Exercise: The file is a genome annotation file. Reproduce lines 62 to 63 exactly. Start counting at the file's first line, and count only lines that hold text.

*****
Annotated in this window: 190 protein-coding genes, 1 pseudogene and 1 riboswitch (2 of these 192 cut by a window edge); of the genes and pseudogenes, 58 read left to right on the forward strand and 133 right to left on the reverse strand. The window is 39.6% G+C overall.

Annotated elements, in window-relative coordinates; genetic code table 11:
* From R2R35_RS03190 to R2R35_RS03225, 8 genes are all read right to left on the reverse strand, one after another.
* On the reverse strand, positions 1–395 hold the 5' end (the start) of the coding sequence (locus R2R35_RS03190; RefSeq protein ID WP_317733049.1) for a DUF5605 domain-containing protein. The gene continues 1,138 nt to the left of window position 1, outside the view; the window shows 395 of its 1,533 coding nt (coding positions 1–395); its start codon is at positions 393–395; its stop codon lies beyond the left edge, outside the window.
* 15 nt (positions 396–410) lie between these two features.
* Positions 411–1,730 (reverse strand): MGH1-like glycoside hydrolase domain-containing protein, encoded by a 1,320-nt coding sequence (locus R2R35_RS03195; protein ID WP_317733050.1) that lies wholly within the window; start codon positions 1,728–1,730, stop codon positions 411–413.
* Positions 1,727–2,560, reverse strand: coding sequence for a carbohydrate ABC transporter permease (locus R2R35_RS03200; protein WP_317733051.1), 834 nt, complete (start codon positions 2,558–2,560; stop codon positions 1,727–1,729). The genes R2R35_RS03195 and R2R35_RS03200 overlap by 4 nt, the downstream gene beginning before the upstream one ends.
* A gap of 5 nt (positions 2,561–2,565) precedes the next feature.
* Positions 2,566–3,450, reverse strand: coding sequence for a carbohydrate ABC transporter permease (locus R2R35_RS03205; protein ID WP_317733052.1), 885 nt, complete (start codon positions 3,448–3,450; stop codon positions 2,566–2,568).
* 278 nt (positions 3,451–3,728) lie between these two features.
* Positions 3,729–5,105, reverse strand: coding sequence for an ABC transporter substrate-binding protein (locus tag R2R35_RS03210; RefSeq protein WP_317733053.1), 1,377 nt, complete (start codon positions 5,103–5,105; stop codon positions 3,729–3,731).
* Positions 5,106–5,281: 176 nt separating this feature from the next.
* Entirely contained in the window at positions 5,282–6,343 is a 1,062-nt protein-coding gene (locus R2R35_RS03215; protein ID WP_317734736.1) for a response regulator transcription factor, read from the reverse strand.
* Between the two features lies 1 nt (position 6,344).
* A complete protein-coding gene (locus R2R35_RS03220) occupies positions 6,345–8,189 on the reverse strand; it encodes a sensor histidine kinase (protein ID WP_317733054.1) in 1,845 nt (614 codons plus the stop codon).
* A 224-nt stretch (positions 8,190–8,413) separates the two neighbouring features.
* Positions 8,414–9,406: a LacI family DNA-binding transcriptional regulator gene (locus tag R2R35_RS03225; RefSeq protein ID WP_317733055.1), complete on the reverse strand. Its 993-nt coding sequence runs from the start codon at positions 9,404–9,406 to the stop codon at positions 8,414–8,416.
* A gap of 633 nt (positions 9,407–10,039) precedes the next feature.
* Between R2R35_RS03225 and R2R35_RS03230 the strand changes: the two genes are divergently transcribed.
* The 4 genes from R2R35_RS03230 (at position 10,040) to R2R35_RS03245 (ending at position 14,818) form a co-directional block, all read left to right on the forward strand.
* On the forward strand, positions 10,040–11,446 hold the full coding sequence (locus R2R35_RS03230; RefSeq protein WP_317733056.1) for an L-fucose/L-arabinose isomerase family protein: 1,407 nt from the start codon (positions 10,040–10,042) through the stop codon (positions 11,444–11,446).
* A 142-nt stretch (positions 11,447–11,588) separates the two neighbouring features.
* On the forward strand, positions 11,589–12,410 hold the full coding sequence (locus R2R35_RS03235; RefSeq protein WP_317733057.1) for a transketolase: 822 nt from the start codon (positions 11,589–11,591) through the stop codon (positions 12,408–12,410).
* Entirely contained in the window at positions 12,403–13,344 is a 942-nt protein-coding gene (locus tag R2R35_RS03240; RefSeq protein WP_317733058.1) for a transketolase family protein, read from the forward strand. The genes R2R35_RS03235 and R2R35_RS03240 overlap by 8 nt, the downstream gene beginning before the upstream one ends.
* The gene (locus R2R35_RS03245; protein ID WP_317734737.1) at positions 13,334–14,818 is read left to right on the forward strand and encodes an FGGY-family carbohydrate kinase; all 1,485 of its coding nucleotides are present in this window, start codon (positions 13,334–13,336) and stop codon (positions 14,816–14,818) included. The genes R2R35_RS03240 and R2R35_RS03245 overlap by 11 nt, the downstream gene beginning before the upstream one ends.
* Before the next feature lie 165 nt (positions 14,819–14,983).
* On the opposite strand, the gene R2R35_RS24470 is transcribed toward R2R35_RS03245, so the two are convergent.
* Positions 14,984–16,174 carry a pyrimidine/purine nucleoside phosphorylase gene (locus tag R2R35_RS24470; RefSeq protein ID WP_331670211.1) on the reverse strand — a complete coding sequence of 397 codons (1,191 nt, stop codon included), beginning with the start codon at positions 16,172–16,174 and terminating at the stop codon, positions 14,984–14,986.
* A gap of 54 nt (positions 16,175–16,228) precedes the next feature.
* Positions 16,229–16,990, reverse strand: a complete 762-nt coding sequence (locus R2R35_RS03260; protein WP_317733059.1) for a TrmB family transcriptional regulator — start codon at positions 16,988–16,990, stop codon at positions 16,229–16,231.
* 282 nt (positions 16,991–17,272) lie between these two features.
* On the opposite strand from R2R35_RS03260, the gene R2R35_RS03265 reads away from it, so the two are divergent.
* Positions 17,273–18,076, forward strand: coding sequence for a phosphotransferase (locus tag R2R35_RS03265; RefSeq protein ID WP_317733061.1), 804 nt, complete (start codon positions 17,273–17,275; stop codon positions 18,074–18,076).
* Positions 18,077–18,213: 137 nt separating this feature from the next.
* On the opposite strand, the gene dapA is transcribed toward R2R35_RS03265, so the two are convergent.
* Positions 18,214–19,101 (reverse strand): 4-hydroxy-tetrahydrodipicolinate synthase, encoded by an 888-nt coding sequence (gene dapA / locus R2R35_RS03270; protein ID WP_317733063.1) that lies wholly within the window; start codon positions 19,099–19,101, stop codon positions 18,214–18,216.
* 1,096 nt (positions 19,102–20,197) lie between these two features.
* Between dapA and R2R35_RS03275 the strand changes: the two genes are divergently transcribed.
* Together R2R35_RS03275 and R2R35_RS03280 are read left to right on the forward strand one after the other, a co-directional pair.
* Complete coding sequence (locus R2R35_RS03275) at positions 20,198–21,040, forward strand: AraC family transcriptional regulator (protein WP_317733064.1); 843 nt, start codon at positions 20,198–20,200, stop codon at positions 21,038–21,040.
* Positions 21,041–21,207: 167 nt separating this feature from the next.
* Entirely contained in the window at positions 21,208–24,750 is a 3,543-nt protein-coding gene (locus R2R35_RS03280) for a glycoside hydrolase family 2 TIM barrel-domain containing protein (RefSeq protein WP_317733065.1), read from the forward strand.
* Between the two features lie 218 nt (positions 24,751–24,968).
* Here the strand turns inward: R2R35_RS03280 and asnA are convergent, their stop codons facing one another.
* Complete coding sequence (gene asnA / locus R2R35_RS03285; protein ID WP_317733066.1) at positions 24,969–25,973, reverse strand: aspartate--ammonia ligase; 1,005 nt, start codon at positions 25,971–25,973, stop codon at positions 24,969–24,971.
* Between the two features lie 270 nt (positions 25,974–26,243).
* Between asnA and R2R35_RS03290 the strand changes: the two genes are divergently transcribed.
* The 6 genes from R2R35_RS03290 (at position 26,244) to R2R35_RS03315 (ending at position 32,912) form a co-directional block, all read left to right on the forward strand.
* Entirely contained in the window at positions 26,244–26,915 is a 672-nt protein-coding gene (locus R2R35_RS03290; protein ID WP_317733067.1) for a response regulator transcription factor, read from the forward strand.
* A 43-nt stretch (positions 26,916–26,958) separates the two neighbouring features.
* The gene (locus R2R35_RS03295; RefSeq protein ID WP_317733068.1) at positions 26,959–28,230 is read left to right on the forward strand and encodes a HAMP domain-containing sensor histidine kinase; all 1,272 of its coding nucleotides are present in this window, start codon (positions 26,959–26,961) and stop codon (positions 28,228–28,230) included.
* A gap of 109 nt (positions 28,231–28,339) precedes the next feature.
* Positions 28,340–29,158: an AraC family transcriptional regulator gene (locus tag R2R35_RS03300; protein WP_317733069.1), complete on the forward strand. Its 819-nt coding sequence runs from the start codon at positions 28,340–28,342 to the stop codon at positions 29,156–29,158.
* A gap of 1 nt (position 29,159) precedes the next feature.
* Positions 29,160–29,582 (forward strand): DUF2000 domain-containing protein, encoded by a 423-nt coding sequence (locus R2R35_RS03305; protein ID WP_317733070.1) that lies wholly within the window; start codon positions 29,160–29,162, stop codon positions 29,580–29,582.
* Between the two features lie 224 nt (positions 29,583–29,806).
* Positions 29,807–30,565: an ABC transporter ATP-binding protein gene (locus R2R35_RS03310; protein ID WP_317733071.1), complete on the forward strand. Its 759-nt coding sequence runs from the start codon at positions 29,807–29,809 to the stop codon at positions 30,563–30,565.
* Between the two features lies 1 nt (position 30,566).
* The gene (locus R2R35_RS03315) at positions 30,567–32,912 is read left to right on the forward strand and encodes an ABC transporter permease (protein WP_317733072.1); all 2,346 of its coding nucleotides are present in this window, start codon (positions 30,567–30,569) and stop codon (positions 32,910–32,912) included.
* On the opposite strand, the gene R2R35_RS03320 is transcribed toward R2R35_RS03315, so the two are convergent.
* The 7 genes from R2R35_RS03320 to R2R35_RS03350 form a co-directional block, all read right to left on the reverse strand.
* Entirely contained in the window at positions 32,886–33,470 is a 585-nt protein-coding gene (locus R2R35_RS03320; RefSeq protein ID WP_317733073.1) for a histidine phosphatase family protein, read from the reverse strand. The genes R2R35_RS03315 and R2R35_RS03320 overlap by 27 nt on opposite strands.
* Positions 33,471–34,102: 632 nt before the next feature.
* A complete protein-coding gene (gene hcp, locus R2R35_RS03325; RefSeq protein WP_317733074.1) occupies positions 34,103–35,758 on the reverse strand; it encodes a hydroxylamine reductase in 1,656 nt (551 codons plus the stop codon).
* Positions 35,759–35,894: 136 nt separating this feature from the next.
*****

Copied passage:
* Entirely contained in the window at positions 32,886–33,470 is a 585-nt protein-coding gene (locus R2R35_RS03320; RefSeq protein ID WP_317733073.1) for a histidine phosphatase family protein, read from the reverse strand. The genes R2R35_RS03315 and R2R35_RS03320 overlap by 27 nt on opposite strands.
* Positions 33,471–34,102: 632 nt before the next feature.